The question of expectations, especially as regards a tentpole flick like this, is a necessary evil in any account of The Dark Knight Rises, but for once in my life, I went into a thing without my blinkers. I was neither primed for a pale imitation of the pitch-perfect previous film, nor desperate to declare The Dark Knight Rises the greatest film since Citizen Kane. I'll admit to high hopes... but there's no harm in those.
Above all, I was aware that the last chapter of Christopher Nolan's re-imagining of all things Batman would have to change things up hugely to escape the long shadow of its immediate predecessor, and the tragic absence of its stunning star.
I don't know that it does, ultimately. In fact The Dark Knight Rises is such a deliberately different film from the summer smash it succeeds that it invites the very comparison one suspects the filmmakers were attempting to sidestep. In a sense, it begs the question. And alas, it can only answer in the negative.
That is certainly not to say this final chapter is a failure. On the contrary, it trumps Batman Begins, the above-par but sub-sterling origin story which kicked off this trilogy, and which The Dark Knight Rises hearkens back to both narratively and thematically. Beyond the initial set-up, however, so little of this series' centerpiece survives that Nolan's lavish new movie feels almost... compromised.
Eight years on from the events of The Dark Knight, crime in Gotham City is at an all-time low because of an act championed by the late DA. Accordingly, the caped crusader - having taking the fall for the death of the very fellow: the duplicitous Harvey Dent - is in retirement. Yet when a new threat arises, Bruce Wayne dons the mantle once more to meet the challenge posed by what amounts to a muscle-man in a gas mask — only to be found unequal to Bane's brute force. Beaten, if not wholly broken as in the pseudo-source material of the surprisingly straightforward screenplay by the brothers Nolan, The Dark Knight must now rise again... again.
Of course it's not a question of "if" but "when" - and perhaps "how" - and in this protracted act The Dark Knight Rises is at its weakest. We who have seen films before know perfectly well that Batman is going to come back, and the time Nolan takes to patch up his protagonist is inexcusable. Superficially this seems a mere over-indulgence, but beneath the sheen the sequence is more insidious still, for what does it offer except a convenient means to a predestined end? How many times must we watch the same Bruce Wayne defeat the same demons in the same film, one wonders.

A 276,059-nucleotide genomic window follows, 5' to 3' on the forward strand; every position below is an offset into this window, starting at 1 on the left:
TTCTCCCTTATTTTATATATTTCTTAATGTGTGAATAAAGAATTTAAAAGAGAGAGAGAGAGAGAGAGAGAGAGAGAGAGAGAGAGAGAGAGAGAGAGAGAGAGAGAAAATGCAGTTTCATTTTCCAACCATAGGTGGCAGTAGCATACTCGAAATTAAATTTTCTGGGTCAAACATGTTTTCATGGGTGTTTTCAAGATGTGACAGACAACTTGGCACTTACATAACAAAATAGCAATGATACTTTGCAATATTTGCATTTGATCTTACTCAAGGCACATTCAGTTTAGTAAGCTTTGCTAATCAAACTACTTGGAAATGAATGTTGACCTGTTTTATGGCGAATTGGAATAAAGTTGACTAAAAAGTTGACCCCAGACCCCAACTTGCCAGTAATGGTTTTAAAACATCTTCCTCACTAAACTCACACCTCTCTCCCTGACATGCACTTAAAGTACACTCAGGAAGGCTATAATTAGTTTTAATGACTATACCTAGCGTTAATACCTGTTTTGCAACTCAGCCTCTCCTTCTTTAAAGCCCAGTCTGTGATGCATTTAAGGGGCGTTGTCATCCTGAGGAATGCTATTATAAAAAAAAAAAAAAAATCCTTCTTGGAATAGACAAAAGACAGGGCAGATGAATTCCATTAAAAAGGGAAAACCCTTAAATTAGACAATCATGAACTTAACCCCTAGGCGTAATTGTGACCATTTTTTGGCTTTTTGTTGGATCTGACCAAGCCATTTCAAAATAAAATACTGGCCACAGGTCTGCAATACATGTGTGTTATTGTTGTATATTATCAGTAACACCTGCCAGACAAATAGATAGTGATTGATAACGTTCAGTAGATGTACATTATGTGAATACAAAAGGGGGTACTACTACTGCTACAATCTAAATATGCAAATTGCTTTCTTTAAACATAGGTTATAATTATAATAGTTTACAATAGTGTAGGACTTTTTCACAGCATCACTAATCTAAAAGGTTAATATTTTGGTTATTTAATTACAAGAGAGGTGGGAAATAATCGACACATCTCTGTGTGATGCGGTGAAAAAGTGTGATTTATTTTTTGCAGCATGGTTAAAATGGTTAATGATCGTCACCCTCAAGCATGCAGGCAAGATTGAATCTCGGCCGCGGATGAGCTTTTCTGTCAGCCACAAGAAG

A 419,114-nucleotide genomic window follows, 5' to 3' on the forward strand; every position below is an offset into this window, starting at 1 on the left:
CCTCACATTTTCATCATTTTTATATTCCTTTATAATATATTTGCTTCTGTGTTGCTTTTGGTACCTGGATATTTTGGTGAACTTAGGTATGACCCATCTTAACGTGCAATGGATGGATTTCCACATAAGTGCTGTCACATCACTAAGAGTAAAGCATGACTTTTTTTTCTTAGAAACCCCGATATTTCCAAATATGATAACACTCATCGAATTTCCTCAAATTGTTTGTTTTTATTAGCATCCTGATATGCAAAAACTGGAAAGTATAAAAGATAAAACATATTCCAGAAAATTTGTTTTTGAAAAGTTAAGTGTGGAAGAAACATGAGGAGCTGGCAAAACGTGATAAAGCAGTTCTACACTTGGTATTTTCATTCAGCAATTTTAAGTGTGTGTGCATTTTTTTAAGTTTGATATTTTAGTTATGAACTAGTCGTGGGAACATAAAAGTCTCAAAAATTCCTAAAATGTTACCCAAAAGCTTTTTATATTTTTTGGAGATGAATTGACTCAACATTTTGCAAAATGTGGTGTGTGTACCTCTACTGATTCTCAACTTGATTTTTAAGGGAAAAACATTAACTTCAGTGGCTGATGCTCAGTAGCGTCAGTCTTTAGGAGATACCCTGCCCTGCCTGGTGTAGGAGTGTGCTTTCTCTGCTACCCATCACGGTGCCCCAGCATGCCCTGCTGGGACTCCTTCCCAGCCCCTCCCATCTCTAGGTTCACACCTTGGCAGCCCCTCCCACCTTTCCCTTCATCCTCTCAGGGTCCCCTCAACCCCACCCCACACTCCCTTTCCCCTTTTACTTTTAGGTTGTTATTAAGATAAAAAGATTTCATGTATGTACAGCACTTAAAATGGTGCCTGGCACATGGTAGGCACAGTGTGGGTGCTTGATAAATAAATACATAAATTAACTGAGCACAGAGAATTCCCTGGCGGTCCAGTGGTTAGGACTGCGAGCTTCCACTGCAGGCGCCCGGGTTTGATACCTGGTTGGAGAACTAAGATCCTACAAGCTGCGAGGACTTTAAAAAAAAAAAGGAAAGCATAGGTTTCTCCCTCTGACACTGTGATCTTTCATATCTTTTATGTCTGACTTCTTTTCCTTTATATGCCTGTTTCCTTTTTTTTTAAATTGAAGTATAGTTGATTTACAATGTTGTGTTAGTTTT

This repetition does The Dark Knight Rises a disservice, made doubly more damaging because of its incredible length, and the various ways in which - even then - this second sequel fails to flesh out the vast majority of its supporting characters. Lucius Fox, Alfred Pennyworth and Commissioner Gordon are all sidelined or saddled with thankless arcs, meanwhile a few of the major new players also fall flat: Marion Cotillard's Miranda is as wasted as the franchise's past attempts at a love interest, and as Blake, an idealistic young police officer who just so happens to have worked out Batman's deepest secret, Joseph Gordon-Levitt is nearly meaningless.
Almost without exception, however, the star-studded cast makes a herculean effort. In the title role, Christian Bale is a substantially better Bruce Wayne than he's been in the past, and Tom Hardy's Bane is a more credible antagonist than his silly voice suggests, however short-changed he is by the last act. Finally, Anne Hathaway as Selina Kyle strikes a smart balance between a damaged femme fatale and the Catwoman of the comic books, complete with cartoonish antics.
Credit where it's earned, incidentally: hers is a character you can imagine easily oversexed, objectified with precious little effort, and yet - despite a few long shots of her bum on the back of the Batbike - she is by a large margin the best-developed woman the Nolans have written into existence. Which may not be saying a great deal, given the caliber of the last candidates.... but every little helps!
I've raised a fair few of my issues with it over the course of this review, but you mustn't misunderstand me: at the end of the day, I had a pretty fine time with The Dark Knight Rises at the IMAX. The unbearable sense of tension that made its predecessor so remarkable may have taken a time out, yet the action is every bit as astonishing, and if Hans Zimmer's score is more of the same, it's more of the same stunning score — plus, it adds at least one memorable new dimension.
It must stand as a testament to how very much the filmmakers do right in this crucial conclusion that even with so much wrong, still The Dark Knight Rises rises above the vast majority of comic book movies. It's more of a sequel to Batman Begins than The Dark Knight, and it fares far better in the former comparison than the latter... but then, what wouldn't?